Twitter Suspends Account Of Former Florida Data Analyst Rebekah Jones
She says Twitter suspended her account because she violated rules against platform manipulation and spam.
Twitter has suspended the account of former Department of Health COVID-19 data analyst Rebekah Jones. In email correspondence with WFSU, Jones says she posted a Miami Herald article, "a few dozen times too many and got auto-flagged for spam."
According to a screen capture provided by Jones, Twitter stated the company had suspended her account due to violating rules against platform manipulation and spam.
"You may not use Twitter's services in a manner intended to artificially amplify or suppress information or engage in behavior that manipulates or disrupts people's experience on Twitter," the company states.
Jones has applied for an appeal to get her account unsuspended.
In response to Jones’ Twitter account suspension, the governor’s press secretary Christina Pushaw tweeted “The Typhoid Mary of COVID-19 disinformation no longer has a platform to spread defamatory conspiracy theories. Long overdue.”
During her employment with the state, Jones was responsible for keeping Florida’s COVID-19 dashboard updated. She was fired from the job in May of last year and has since claimed her termination was retribution for not manipulating data. The Department of Health maintains she was fired for modifying data without input from agency epidemiologists or her supervisors. Jones has gone on to create her own COVID-19 tracker and has become a critic of the state’s response to the pandemic.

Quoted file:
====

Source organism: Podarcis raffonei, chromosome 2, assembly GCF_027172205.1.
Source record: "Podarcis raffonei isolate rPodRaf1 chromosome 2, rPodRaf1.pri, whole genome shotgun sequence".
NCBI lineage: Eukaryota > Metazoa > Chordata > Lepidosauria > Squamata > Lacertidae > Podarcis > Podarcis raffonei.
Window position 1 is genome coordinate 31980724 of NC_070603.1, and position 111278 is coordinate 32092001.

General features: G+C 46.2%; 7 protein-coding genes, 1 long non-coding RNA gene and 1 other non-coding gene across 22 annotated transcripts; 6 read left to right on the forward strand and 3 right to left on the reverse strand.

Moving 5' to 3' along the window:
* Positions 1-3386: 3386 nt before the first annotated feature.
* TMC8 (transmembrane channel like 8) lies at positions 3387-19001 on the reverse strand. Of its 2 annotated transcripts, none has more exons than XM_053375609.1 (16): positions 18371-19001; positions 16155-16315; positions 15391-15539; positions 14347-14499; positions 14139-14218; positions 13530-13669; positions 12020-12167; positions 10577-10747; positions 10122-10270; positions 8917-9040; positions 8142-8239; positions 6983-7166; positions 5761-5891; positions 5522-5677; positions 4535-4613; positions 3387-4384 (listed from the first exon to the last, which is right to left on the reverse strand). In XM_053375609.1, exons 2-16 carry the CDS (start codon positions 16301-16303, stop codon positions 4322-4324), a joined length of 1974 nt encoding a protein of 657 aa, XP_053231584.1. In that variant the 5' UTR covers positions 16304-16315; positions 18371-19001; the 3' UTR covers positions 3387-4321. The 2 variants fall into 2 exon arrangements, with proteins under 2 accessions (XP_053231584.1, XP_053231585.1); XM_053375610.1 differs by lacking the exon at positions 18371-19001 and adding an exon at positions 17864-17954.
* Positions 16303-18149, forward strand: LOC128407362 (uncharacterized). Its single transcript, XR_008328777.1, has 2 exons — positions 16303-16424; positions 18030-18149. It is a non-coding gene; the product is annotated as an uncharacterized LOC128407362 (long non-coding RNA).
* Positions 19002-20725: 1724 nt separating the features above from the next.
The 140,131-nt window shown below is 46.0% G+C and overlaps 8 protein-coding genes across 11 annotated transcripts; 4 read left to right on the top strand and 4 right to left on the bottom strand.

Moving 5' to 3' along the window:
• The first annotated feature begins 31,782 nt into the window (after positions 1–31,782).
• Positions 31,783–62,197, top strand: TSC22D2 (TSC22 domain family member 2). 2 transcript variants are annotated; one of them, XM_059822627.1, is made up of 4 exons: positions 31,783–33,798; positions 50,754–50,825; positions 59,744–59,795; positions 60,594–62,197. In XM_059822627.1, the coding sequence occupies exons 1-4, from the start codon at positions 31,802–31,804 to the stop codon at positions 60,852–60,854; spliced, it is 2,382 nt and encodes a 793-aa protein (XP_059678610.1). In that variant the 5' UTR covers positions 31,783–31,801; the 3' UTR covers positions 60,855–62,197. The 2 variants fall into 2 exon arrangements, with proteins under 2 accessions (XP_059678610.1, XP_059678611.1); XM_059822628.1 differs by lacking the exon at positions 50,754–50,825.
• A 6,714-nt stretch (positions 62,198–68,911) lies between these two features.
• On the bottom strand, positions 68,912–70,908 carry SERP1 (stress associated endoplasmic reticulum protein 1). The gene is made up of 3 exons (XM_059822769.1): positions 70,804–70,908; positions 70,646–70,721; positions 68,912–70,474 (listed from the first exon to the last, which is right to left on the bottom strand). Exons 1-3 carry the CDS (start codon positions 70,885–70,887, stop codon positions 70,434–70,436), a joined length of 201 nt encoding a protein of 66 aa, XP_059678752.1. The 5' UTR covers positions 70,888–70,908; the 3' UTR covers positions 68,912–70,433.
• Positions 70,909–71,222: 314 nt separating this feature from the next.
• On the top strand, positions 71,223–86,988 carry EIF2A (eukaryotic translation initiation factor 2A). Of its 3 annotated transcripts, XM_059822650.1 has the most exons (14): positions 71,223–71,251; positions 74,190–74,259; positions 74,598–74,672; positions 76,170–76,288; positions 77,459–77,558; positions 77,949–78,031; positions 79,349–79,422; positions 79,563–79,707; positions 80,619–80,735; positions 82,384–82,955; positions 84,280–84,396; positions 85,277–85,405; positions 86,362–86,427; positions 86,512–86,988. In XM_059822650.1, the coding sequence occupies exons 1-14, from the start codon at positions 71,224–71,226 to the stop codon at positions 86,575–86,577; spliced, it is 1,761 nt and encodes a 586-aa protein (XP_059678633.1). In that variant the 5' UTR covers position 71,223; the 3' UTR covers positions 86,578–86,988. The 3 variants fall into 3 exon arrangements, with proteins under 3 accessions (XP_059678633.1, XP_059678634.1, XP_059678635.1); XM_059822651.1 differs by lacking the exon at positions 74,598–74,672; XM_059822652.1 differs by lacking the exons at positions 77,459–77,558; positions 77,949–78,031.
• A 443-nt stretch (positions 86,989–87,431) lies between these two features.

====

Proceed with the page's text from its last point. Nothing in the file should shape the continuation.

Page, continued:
A search warrant was executed at her home late last year by the Florida Department of Law Enforcement as part of an investigation into an unauthorized login into the Department of Health’s messaging system. An unidentified person gained access to that system and sent a message stating, “it’s time to speak up before another 17,000 people are dead. You know this is wrong. You don’t have to be a part of this. Be a hero. Speak out before it’s too late.”
Law enforcement officials tracked the sender’s IP address which led them to Jones’ home. Jones denied sending the message but would later turn herself in after a warrant was issued for her arrest. It stated that Jones was responsible for the unauthorized access and several unauthorized access attempts to FDOH systems. Jones was released from the Leon County Jail after posting a bail bond.
She was recently granted whistleblower status. Under state law, Jones could get her old job back or receive payments if investigators find her termination from DOH was due to retaliation.
Copyright 2021 WFSU. To see more, visit WFSU.